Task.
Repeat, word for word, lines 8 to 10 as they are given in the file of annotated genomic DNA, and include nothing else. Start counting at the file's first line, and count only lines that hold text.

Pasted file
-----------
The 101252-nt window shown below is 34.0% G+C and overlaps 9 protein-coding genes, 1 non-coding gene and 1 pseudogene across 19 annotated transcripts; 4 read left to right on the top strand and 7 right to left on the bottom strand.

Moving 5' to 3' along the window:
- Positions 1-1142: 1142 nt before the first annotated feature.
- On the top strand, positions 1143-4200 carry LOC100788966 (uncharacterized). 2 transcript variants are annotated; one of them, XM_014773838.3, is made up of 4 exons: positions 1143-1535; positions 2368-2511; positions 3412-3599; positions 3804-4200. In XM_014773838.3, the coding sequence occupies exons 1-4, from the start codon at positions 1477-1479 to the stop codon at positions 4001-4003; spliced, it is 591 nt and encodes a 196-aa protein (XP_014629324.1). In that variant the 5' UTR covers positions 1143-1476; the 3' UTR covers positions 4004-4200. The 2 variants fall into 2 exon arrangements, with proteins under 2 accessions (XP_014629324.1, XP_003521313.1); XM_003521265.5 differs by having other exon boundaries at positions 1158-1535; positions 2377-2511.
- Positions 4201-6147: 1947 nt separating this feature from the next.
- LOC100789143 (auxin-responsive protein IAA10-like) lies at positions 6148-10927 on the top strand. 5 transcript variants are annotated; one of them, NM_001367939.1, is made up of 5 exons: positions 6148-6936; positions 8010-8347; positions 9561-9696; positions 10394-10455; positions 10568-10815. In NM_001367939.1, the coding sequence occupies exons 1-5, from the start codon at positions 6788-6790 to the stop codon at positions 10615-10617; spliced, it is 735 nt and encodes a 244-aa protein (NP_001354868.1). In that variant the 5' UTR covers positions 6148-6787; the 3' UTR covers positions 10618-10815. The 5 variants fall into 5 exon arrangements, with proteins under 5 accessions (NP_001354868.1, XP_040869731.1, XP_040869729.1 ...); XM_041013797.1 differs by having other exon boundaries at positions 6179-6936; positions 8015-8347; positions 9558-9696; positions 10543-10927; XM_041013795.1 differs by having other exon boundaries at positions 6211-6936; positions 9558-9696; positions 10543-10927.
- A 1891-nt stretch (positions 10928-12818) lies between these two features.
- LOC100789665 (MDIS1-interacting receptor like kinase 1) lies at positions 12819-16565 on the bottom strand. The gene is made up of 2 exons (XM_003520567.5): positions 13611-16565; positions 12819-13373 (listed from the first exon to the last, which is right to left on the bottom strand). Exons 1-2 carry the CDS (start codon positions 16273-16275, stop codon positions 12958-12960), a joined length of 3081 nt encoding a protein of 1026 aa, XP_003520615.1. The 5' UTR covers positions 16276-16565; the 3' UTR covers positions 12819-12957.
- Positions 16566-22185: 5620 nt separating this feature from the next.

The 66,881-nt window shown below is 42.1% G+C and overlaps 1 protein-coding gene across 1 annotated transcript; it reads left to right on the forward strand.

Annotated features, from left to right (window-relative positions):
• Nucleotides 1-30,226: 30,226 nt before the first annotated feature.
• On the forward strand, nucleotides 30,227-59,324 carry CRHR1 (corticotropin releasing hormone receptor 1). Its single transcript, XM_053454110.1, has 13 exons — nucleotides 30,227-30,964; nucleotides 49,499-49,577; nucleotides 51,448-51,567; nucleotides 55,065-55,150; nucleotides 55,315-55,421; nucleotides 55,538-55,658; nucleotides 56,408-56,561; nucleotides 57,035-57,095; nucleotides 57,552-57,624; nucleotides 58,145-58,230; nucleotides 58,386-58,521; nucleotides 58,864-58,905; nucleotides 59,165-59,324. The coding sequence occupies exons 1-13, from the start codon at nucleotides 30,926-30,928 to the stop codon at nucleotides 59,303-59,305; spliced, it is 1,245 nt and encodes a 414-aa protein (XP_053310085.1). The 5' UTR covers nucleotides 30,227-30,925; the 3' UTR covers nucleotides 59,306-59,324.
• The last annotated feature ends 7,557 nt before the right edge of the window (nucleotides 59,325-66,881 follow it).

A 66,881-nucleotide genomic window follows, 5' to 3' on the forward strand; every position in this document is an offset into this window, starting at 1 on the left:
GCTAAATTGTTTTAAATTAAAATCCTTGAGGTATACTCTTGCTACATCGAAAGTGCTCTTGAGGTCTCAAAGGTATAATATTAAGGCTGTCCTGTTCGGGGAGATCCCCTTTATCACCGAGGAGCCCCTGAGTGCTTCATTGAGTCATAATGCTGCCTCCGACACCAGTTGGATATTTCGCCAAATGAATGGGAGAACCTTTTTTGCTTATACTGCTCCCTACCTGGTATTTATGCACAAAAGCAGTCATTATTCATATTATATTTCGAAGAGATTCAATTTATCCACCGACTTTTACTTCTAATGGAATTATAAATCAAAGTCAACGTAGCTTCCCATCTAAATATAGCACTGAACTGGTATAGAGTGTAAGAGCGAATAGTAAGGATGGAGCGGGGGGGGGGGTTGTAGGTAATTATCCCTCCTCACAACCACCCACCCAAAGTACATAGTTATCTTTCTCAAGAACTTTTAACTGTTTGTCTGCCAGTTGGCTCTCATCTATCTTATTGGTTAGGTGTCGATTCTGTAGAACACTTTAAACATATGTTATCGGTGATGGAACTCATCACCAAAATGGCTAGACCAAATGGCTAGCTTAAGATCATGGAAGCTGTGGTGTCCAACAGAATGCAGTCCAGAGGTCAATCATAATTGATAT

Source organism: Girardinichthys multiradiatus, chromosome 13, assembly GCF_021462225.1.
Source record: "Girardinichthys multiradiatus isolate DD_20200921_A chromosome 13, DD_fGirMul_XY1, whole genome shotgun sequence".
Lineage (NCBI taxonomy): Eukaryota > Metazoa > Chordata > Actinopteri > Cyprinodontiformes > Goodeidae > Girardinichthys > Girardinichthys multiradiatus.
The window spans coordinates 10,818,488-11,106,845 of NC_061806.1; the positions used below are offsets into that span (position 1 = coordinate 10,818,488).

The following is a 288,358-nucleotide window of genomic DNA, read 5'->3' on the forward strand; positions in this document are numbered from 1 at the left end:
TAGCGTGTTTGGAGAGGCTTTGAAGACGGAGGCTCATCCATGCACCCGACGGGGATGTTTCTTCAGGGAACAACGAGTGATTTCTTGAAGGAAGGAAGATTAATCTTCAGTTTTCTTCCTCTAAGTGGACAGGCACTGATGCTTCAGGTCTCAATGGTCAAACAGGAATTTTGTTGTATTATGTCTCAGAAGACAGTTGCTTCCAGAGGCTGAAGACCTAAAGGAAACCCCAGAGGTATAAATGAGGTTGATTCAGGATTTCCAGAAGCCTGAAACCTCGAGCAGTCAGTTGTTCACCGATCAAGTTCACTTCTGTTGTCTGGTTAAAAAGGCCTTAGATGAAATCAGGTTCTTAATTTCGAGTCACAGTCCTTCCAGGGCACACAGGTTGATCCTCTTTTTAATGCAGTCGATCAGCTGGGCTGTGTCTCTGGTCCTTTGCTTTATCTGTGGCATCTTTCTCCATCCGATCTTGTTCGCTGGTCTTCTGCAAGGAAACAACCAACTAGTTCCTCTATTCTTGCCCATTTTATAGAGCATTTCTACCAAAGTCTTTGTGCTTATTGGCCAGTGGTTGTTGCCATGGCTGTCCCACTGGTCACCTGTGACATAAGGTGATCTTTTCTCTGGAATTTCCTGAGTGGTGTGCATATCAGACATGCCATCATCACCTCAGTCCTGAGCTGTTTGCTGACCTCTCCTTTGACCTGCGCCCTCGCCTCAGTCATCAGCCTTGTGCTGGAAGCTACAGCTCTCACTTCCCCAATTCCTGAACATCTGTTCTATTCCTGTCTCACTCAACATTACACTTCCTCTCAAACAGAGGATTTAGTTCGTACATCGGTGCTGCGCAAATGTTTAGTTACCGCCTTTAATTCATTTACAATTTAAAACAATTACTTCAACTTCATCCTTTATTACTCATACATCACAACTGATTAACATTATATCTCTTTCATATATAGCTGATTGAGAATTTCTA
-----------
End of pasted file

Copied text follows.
- LOC100789665 (MDIS1-interacting receptor like kinase 1) lies at positions 12819-16565 on the bottom strand. The gene is made up of 2 exons (XM_003520567.5): positions 13611-16565; positions 12819-13373 (listed from the first exon to the last, which is right to left on the bottom strand). Exons 1-2 carry the CDS (start codon positions 16273-16275, stop codon positions 12958-12960), a joined length of 3081 nt encoding a protein of 1026 aa, XP_003520615.1. The 5' UTR covers positions 16276-16565; the 3' UTR covers positions 12819-12957.
- Positions 16566-22185: 5620 nt separating this feature from the next.

The 66,881-nt window shown below is 42.1% G+C and overlaps 1 protein-coding gene across 1 annotated transcript; it reads left to right on the forward strand.